Framework Oriented Programming and It's Relation to OOP

frameworkoriented.io hosts a text on “Framework Oriented Programming” (FOP). That title already looks similar to “Object-Oriented Programming”. But it’s not a replacement, mind you; it surely means the same for our cause as Cocoa UIKit/AppKit developers. The shift in perspective from object to framework works very well to illustrate the problem of designing large code bases.

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Import Parts of a Module

Did you know you can import only parts of a module? Found this in the Swiftz sample codes:

let xs = [1, 2, 0, 3, 4]

import protocol Swiftz.Semigroup
import func Swiftz.sconcat
import struct Swiftz.Min

//: The least element of a list can be had with the Min Semigroup.
let smallestElement = sconcat(Min(2), t: xs.map { Min($0) }).value() // 0

import protocol or even import func were very new to me. Handy!

Extending Types with a Conversion Factory: Where Should You Put It?

In a post about the Swift reflection API, I found the conversion code from a Bookmark struct to a Core Data object interesting. Let’s call the latter ManagedBookmark.

What puzzles me: which object should be responsible for the adaptation from one to the other?

  1. Bookmark converts itself to a NSManagedObject using a NSManagedObjectContext you also have to pass in. (That’s what Benedikt did in his post.)
  2. ManagedBookmark provides an initializer or other factory taking in a Bookmark and, as always with managed objects, a NSManagedObjectContext.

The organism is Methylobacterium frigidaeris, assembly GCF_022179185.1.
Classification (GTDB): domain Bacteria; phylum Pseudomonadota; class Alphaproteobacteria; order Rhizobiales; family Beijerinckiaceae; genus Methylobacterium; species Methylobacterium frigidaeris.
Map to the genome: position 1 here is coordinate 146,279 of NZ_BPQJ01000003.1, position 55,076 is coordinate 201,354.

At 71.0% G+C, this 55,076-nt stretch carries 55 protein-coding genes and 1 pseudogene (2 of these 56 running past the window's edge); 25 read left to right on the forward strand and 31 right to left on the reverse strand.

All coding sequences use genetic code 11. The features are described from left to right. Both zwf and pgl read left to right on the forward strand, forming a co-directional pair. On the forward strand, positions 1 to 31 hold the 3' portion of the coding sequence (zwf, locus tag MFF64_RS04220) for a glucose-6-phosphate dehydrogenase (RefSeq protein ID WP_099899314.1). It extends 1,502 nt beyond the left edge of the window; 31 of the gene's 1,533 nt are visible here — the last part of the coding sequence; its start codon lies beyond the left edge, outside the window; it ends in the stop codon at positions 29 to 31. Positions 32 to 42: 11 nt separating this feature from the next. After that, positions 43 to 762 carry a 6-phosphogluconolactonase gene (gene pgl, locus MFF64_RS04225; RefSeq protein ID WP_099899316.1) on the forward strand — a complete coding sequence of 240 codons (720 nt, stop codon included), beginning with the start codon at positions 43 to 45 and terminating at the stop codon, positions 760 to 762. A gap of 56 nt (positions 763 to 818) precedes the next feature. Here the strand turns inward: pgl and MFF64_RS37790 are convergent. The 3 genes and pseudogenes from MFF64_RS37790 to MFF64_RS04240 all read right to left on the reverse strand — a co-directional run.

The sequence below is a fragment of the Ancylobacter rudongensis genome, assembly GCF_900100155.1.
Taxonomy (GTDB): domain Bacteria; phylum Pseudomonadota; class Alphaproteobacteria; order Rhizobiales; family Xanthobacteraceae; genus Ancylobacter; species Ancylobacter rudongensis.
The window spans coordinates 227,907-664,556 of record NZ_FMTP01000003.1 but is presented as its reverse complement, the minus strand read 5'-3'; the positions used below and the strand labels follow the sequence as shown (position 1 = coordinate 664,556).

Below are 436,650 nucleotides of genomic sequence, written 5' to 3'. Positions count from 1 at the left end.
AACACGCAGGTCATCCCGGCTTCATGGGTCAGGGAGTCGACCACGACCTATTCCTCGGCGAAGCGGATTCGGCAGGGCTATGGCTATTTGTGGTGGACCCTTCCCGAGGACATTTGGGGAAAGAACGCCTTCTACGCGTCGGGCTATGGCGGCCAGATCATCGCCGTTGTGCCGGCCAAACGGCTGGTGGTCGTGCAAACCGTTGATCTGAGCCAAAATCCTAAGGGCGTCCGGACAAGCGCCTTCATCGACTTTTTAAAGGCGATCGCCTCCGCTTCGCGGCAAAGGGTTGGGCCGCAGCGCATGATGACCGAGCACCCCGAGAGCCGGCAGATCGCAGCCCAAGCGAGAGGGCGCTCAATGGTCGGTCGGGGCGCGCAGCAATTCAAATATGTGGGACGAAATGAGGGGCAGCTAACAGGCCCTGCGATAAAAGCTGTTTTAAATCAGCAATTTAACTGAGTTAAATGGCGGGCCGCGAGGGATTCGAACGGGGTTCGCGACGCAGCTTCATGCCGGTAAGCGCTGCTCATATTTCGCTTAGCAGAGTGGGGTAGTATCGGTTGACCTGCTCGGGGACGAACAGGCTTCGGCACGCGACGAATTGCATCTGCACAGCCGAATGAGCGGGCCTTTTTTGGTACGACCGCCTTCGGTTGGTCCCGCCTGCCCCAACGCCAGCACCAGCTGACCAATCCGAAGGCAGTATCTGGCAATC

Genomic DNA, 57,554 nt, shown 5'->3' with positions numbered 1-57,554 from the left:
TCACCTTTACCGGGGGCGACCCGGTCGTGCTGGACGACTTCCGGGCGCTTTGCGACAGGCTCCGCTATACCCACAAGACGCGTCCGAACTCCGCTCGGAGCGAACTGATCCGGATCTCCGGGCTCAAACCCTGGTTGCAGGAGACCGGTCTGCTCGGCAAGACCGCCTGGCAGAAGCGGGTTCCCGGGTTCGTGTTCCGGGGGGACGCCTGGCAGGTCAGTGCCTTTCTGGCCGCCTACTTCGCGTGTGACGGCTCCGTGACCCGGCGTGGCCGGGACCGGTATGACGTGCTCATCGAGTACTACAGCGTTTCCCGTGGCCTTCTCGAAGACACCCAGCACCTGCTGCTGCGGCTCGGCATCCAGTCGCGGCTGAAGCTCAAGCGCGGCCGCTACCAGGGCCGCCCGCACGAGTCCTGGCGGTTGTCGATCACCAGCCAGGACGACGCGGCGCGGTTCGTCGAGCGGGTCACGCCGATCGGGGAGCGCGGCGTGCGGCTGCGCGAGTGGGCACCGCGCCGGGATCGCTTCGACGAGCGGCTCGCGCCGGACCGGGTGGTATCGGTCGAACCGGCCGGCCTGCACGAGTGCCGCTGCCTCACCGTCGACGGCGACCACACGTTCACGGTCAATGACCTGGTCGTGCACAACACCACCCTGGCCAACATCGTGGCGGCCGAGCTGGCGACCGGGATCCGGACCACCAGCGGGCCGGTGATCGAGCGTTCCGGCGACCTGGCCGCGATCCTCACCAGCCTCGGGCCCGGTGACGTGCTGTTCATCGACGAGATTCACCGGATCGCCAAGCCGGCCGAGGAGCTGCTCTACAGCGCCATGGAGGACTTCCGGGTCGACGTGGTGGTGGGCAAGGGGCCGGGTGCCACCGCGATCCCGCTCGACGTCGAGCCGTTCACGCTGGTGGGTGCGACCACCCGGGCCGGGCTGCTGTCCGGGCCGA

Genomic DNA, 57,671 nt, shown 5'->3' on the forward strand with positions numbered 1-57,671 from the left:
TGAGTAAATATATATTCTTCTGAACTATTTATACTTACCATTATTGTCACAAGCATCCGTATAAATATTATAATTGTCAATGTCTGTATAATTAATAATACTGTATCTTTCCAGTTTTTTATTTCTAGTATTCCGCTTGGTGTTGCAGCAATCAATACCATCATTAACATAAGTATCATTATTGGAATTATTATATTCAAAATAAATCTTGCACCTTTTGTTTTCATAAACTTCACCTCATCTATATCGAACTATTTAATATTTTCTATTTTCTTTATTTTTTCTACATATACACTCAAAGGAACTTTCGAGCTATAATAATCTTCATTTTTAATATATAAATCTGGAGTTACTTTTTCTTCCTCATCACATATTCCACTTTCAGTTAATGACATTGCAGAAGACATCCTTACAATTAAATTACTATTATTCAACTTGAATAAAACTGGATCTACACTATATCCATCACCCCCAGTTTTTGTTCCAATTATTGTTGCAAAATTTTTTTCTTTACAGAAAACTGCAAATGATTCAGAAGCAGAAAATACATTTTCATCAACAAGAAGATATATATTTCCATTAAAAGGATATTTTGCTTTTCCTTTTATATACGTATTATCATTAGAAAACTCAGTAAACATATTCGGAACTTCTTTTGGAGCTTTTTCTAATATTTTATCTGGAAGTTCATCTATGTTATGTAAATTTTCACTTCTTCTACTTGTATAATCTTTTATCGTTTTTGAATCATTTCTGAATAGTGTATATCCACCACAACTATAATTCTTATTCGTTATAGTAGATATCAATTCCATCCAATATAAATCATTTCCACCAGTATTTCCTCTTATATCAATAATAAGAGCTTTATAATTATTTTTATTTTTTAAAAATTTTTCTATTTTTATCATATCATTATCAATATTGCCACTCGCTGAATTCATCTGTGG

Option 2 is pretty clear. Using Bookmarks public interface, the managed object will set its attributes. This requires a NSManagedObject subclass wheras option 1 can work with a dictionary of values.

My main worry is that in option 1 Bookmark, a value type of the application, has to have knowledge about Core Data. Usually we’d fare better if we separate Core Data from our own model.

With extensions in Swift (and categories in Objective-C) we have the power to add new behavior to existing types in other locations. Does this help?

Extending a type in a different file hides that detail at first sight – but the extension, when it’s not private, is available in the rest of the code base, too. It just appears as if you put the code in the type definition itself.

Now if Bookmark is included in a “Bookmarking” module you import, an extension can add behavior without mixing Core Data visibly into the model layer. The Bookmarking module will not get altered when you extend one of its types in the client code.

I like organizing Swift code in modules because the boundaries are very strict. You cannot cheat yourself into mixing responsibilities and blurring boundaries that easily.

I'll be writing a Word Counter Swift module fully East-Oriented

Teaser image

The Word Counter is my biggest software project so far, and it’s growing. To add features, I discovered the use of Swift modules with joy. I can write code for all levels of the new feature in isolation in a new project that compiles fast. Later I plug the resulting project and module into the Word Counter, et voilà: feature finished.

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